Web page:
Tribute: The marble universe

marblemedia
Forged from the comradeship and combined ambition of Matt Hornburg and Mark Bishop, marblemedia commemorates 20 years of growth.

Canada’s media industry has changed radically in the past 20 years since two recent Ryerson grads, Matt Hornburg and Mark Bishop, launched marblemedia as a company which quickly became recognized for “transmedia” work. Though they were happy to get awards and nominations for such early pieces as Deafplanet and Toothpaste, the co-CEOs wanted to be identified as a major prodco, not just a niche producer.

That they’ve succeeded is easily seen by listing some of their accolades in two decades: five Canadian Screen Awards and 18 nominations, six Gemini Awards and 20 nominations, five Golden Sheaf awards and six nominations and eight Youth Media Award (YMA) wins. That doesn’t include such international acknowledgments as France’s Prix Jeunesse (two awards, two noms), the NHK Japan Peace Prize (finalists eight times) and two International Emmy nominations.

Quite a list and it would be shocking if marblemedia’s expanding slate of both scripted and unscripted shows, and their multiple media adaptations, doesn’t garner them many more well before their silver anniversary in five years.

The success of marblemedia begins with its two creators. Two small town boys, Hornburg and Bishop (pictured, above), met at Pitman Hall, a Ryerson University residence in the ’90s, and became fast friends in their third year when, according to Bishop, “Matt was directing a sketch comedy show [for his year-end project] and had these big ideas. He wanted to have screens that synchronized together, lights moving and multiple projectors. I just loved it because I have a technical mind and love thinking about how to bring these things to life.” The show was such a big success that they were given the TARA awards show, Ryerson’s annual celebration of the work of radio and television students, to produce the following year. Bishop recalls, “We wanted to have the show broadcast on two networks, which we did; we wanted to have a big live event; we wanted to have a mobile truck; we wanted celebrities and raise a bunch of money. And we did.”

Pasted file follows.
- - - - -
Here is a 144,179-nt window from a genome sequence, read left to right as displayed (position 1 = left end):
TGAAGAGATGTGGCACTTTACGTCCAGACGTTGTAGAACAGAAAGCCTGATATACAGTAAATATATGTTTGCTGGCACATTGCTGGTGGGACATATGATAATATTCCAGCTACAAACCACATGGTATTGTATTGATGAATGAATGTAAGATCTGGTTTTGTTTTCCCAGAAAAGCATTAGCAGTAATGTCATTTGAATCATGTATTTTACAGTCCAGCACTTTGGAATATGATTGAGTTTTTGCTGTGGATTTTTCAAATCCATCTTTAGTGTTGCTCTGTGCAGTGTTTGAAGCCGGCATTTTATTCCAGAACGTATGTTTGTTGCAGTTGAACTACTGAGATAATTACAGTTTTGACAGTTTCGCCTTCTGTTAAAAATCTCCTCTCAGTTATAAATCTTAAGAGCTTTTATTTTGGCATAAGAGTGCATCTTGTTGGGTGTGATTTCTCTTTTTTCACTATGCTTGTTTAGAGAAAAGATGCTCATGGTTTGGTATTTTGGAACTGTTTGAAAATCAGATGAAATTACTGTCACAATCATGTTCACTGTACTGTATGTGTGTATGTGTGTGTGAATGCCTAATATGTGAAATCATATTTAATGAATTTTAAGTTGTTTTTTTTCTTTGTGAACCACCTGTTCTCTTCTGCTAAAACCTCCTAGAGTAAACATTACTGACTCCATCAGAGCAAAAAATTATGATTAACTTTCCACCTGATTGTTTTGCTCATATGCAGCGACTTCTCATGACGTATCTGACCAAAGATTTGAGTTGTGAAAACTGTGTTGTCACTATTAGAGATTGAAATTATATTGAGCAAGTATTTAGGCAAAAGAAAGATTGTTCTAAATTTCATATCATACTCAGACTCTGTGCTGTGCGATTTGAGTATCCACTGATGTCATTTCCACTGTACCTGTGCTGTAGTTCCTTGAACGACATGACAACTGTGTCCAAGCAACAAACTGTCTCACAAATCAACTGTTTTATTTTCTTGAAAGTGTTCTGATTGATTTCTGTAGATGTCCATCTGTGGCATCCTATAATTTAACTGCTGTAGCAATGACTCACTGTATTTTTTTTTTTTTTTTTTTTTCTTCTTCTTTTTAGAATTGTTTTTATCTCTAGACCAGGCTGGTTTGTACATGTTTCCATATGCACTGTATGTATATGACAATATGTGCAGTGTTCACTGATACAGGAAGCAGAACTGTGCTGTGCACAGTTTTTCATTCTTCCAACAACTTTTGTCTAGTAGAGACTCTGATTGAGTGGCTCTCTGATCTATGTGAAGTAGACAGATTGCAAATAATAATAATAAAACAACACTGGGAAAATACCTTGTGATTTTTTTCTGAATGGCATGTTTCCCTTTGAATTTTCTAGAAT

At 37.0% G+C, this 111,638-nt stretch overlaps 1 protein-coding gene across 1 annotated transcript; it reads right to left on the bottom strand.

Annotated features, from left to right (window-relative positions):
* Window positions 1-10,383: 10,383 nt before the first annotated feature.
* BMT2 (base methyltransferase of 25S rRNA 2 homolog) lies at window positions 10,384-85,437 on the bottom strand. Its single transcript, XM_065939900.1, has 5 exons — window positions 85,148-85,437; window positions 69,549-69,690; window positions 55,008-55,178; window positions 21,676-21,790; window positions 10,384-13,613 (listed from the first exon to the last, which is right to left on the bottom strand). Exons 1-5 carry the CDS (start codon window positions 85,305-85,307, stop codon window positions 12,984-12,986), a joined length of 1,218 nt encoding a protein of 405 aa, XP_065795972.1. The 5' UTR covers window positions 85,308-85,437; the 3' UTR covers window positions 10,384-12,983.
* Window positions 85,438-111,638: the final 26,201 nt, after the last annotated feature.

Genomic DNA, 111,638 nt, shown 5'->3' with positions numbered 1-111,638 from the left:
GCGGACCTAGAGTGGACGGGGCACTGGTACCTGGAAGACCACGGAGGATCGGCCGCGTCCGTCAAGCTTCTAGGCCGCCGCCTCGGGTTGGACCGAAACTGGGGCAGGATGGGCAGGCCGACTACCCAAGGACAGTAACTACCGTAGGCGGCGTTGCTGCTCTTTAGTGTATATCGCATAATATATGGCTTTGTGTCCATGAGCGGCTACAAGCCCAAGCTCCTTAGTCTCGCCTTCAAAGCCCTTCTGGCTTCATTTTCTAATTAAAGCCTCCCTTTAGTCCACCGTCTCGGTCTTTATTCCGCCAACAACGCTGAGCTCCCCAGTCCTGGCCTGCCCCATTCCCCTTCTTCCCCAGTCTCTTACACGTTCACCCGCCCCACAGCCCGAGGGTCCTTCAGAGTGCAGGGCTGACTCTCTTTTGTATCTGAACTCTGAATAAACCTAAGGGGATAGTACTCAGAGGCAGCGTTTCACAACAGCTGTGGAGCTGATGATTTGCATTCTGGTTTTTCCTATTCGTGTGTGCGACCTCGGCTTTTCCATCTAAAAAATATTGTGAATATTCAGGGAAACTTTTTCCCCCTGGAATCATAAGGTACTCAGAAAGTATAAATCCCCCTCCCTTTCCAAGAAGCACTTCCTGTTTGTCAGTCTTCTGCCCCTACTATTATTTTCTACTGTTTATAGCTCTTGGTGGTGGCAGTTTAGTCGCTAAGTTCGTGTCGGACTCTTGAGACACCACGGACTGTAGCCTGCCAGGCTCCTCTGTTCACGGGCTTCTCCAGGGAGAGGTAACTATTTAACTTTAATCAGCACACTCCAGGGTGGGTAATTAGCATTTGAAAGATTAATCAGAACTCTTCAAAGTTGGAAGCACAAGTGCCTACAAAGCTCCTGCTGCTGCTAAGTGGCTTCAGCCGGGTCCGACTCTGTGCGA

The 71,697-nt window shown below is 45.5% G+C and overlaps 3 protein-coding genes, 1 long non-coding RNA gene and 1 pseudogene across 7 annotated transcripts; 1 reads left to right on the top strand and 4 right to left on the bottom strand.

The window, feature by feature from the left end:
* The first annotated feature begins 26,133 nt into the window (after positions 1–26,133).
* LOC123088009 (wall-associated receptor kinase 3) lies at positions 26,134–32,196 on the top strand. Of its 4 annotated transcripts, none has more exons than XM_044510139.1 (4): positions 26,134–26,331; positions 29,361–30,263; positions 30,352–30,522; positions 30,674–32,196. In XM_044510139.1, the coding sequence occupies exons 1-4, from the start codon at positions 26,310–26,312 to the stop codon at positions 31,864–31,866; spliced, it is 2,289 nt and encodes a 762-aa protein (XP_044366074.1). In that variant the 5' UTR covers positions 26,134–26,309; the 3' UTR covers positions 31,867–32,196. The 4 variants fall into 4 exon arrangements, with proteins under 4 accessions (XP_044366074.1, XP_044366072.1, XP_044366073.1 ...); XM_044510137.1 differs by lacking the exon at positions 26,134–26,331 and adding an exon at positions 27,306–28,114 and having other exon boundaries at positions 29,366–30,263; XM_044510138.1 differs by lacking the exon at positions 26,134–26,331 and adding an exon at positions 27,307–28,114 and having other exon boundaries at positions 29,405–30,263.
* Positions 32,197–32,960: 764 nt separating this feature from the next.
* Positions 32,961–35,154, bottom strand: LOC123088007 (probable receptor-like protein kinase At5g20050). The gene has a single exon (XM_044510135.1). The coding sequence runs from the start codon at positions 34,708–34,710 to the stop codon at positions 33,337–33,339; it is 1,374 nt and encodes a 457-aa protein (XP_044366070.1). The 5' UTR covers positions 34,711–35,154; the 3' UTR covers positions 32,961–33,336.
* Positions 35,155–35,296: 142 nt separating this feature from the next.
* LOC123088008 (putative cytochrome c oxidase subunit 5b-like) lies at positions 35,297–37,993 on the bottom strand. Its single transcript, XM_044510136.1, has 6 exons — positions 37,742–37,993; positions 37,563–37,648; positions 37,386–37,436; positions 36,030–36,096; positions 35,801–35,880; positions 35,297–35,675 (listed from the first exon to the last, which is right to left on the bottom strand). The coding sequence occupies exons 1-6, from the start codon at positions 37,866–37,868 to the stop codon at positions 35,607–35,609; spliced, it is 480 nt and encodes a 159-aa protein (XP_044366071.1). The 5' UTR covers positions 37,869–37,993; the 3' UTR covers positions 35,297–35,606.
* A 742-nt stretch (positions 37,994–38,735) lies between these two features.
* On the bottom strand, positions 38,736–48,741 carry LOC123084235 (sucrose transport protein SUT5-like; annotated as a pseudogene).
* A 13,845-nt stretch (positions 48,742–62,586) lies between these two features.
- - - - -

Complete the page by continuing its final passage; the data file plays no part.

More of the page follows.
Flushed with success from Ryerson, the duo vowed to start a company together once they had some cash and industry expertise. Both cheerfully acknowledge their comradeship, which has only grown over the years. Says Hornburg, “Mark is my best friend. Our relationship is symbiotic. It’s really one plus one equals three.” Bishop chimes in: “He was the best man at my wedding and I at his.” At marblemedia’s offices in Liberty Village, Toronto, they even share an office, certainly unusual for co-CEOs.

What marked marblemedia’s creators as unique in the early days was not only their willingness to pursue the latest in technology but also a capacity to have what Bishop terms a “360-degree way of thinking.” Since the beginning, Hornburg and Bishop haven’t created platforms willy-nilly. They’re done for a purpose and only if an audience can be attracted. Economics along with creativity drives them.

“Our first series, Deafplanet.com, was actually a website, which was pitched to a broadcaster for deaf children in sign language,” recalls Bishop. Having a platform be developed into a television show was unique. But marblemedia was able to create Deafplanet, which emphasized “the importance of diversity and inclusion on screen,” for those who are hearing impaired — and their families and friends. Since then, Bishop adds, “we continue to celebrate bringing people together at a meeting place,” in whatever platform that might be.

Deafplanet established the fledgling company in children’s programming, with a niche audience which would embrace new media applications and innovative shows. Successes followed over the next few years including two interactive programs, This Is Daniel Cook featuring a sweet-tempered young boy learning grown-up skills and Splatalot, a funny obstacle race show with tweens in and around a medieval castle. “For the first 10 years, a lot of people thought of us as a multi-platform service that occasionally made shows,” says Hornburg. “Now we’re thought of as producers.”

It’s in the company’s DNA, and those of its creators, to be ambitious. They didn’t want to settle for being new media innovators or even kids’ producers. “Matt and I made a pact to meet a lot of international people on day one. We acknowledged that the Canadian industry is great, but we would need to broaden our circle. So we started going to MIPCOM in our second year of business. We had very little in the suitcase but we wanted to meet people in the international marketplace and that has served us really well.” Shows such as This Is Daniel Cook and This Is Emily Yeung sold in over 75 territories including Chile, Egypt, Venezuela and Tunisia 15 years ago, proving Bishop’s point.